Just south of Oban in Scotland lies a bridge built in 1792. Connecting the Island of Seil to mainland Scotland, the bridge is known as Clachan Bridge. It gets its name from the body of water it crosses, which is the Clachan Sound. However it has a second name, which is the “Bridge over the Atlantic”. But why such a grandiose name?
History of the “Bridge Over the Atlantic” name
In 1688 the Glorious Revolution in the UK happened. Parliament replaced King James II with William of Orange and Mary II, but not everyone was happy with that. Those who supported James II were the Jacobites. They led several revolts against the government in London between 1689 and 1745. This was finally squashed in 1745; harsh laws came into effect throughout areas that were predominantly Jacobite, including Scotland. One of the laws that came into force banned kilts on the mainland.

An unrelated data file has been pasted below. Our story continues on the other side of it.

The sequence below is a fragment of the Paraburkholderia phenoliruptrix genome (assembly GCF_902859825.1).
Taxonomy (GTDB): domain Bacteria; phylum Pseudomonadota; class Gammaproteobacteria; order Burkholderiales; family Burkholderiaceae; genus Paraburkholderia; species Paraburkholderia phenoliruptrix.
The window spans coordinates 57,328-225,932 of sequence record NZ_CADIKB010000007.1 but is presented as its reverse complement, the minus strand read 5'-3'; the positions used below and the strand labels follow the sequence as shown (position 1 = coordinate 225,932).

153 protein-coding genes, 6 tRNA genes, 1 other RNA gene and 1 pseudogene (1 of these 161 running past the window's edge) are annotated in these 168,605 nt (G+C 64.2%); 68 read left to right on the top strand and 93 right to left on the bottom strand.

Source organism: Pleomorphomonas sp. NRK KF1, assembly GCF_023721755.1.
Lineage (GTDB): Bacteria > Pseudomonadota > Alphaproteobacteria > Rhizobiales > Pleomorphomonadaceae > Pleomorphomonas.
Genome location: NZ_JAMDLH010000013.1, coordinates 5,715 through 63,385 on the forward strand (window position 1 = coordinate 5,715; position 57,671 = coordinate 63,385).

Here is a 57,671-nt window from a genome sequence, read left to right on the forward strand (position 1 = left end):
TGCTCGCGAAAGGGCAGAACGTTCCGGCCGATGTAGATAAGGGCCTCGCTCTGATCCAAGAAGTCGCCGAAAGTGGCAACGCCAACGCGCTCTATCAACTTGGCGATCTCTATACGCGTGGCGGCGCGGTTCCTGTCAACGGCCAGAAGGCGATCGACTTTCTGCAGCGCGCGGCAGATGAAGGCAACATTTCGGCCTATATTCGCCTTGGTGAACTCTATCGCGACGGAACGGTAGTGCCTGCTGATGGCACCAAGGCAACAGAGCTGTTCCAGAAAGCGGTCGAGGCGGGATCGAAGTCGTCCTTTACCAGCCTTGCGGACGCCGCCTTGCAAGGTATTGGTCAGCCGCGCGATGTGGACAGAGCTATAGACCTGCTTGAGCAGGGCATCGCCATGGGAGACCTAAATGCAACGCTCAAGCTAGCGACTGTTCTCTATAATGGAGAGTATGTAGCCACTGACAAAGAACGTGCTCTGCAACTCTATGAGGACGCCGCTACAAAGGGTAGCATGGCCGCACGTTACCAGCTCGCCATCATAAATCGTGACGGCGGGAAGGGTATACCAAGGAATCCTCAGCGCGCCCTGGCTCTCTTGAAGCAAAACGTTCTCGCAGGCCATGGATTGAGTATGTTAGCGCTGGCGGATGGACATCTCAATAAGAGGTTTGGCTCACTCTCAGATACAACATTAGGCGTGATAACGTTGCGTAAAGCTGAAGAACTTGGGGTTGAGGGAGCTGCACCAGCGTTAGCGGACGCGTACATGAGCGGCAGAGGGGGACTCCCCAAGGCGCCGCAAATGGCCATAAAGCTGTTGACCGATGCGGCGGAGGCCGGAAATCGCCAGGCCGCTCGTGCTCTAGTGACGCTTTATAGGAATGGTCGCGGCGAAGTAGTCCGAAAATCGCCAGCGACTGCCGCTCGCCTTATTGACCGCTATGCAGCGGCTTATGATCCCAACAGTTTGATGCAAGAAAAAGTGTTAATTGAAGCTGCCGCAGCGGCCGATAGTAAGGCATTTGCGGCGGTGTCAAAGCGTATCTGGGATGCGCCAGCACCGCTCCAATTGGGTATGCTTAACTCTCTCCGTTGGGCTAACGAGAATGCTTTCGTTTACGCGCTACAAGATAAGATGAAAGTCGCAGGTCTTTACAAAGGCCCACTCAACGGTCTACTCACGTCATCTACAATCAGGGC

Fast forward to 1792: Clachan Bridge now stands and is the main way to access the island. The Bridge and the nearby pub, “Tigh An Truish” (literally “the House of Trousers”), became a place where travellers stopped to change out of trousers and change into kilts. Since it was not the mainland, it was a loophole in the law that could be exploited.
The Bridge and Sound
Clachan Bridge is a stone bridge with a single arch and currently forms part of the B844. It enables cars onto the island approximately 8 miles/13 kilometres south of Oban. It spans 72 feet/22 metres and stands about 39 feet/12 metres above the bed of the Sound.
If you want to visit the Bridge, you can find it here. There is car parking for the Tigh an Truish but it is for patrons only, although there are often extra spaces if they do not have many patrons. A quick stop will not be a problem.
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